We're so glad to be partnering with the Des Plaines Public Library as they welcome author and educator Michelle Duster, discussing her new book, Ida B. the Queen: The Extraordinary Life and Legacy of Ida B. Wells. Registration is required for this free virtual program, which will be held on Zoom. Sign up to receive the Zoom meeting link HERE.
About the Book: Ida B. Wells committed herself to the needs of those who did not have power. In the eyes of the FBI, this made her a "dangerous negro agitator." In the annals of history, it makes her an icon.
Ida B. the Queen tells the awe-inspiring story of an pioneering woman who was often overlooked and underestimated--a woman who refused to exit a train car meant for white passengers; a woman brought to light the horrors of lynching in America; a woman who cofounded the NAACP. Written by Wells's great-granddaughter Michelle Duster, this "warm remembrance of a civil rights icon" ( Kirkus Reviews) is a unique visual celebration of Wells's life, and of the Black experience.
A century after her death, Wells's genius is being celebrated in popular culture by politicians, through song, public artwork, and landmarks. Like her contemporaries Frederick Douglass and Susan B. Anthony, Wells left an indelible mark on history--one that can still be felt today. As America confronts the unfinished business of systemic racism, Ida B. the Queen pays tribute to a transformational leader and reminds us of the power we all hold to smash the status quo.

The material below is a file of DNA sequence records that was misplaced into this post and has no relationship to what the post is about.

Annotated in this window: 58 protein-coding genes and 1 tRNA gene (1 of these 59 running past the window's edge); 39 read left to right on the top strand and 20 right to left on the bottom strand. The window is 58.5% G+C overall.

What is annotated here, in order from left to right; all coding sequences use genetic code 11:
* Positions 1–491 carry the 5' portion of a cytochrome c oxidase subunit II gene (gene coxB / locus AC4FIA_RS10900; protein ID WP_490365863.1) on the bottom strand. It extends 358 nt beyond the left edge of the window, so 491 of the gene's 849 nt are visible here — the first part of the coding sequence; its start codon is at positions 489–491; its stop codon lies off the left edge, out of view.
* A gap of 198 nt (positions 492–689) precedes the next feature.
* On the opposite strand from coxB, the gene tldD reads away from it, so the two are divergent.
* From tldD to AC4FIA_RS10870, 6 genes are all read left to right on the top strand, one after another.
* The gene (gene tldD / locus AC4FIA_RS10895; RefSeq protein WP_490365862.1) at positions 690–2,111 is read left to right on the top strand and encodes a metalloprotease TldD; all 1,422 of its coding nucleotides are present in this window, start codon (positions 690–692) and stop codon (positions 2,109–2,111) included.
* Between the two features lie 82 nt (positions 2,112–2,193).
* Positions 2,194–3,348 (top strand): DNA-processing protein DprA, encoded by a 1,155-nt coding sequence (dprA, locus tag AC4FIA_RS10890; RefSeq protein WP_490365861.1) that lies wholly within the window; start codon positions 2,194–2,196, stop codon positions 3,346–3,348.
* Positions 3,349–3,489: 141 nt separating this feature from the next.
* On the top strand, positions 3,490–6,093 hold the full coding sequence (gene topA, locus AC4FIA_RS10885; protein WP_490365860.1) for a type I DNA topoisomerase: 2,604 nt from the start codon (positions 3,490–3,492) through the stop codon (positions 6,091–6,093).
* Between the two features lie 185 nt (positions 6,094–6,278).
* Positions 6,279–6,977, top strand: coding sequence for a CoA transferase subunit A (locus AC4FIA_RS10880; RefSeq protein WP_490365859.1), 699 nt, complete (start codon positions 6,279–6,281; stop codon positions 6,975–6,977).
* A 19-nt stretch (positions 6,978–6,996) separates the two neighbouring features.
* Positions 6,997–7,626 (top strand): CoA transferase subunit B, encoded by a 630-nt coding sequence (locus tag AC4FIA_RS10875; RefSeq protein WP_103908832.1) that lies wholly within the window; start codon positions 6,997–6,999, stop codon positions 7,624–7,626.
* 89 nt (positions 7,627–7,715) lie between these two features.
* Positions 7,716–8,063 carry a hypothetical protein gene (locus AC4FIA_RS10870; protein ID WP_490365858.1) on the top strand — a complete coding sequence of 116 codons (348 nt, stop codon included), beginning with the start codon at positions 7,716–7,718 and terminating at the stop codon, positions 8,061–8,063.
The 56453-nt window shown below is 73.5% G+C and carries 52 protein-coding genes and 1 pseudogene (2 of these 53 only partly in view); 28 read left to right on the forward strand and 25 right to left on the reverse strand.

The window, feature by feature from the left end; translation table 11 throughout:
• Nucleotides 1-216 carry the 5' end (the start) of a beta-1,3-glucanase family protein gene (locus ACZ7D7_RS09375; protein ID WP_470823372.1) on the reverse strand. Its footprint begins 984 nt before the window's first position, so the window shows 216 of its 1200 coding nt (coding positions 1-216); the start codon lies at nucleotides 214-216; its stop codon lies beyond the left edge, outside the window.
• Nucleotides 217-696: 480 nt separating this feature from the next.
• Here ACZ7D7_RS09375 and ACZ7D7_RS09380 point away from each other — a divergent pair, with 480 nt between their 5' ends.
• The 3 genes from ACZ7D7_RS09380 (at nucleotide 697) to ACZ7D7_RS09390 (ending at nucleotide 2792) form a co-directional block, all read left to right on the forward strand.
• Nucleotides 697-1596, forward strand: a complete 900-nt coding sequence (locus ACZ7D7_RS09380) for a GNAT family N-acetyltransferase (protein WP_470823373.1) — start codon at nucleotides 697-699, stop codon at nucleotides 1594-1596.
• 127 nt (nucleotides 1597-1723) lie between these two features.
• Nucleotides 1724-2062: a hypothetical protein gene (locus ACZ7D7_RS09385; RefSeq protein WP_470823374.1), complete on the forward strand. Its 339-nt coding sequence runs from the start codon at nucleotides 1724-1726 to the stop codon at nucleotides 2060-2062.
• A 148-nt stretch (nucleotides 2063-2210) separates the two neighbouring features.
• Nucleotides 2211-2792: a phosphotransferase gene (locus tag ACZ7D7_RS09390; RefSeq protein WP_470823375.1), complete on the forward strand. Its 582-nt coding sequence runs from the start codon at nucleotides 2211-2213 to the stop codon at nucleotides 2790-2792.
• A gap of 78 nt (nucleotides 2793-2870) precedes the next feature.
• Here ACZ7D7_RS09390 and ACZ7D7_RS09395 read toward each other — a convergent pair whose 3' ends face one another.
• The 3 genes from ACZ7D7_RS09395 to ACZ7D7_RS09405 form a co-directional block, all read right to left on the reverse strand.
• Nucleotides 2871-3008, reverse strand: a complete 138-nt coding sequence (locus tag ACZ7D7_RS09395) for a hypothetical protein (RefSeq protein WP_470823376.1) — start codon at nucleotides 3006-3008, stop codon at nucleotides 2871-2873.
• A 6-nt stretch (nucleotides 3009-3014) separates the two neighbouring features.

About the Author: Michelle Duster is a writer, speaker, professor, and champion of racial and gender equity. In the last dozen years, she has written, edited, or contributed to eleven books. She cowrote the popular children's history book, Tate and His Historic Dream; coedited Shifts and Michelle Obama's Impact on African American Women and Girls; and edited two books that include the writings of her great-grandmother, Ida B. Wells. She has written articles for Essence, Refinery29, HuffPost, Teen Vogue, and The North Star.
Journalist. Suffragist. Antilynching crusader. In 1862, Ida B. Wells was born enslaved in Holly Springs, Mississippi. In 2020, she won a Pulitzer Prize.
Ida B. Wells committed herself to the needs of those who did not have power. In the eyes of the FBI, this made her a “dangerous negro agitator.” In the annals of history, it makes her an icon.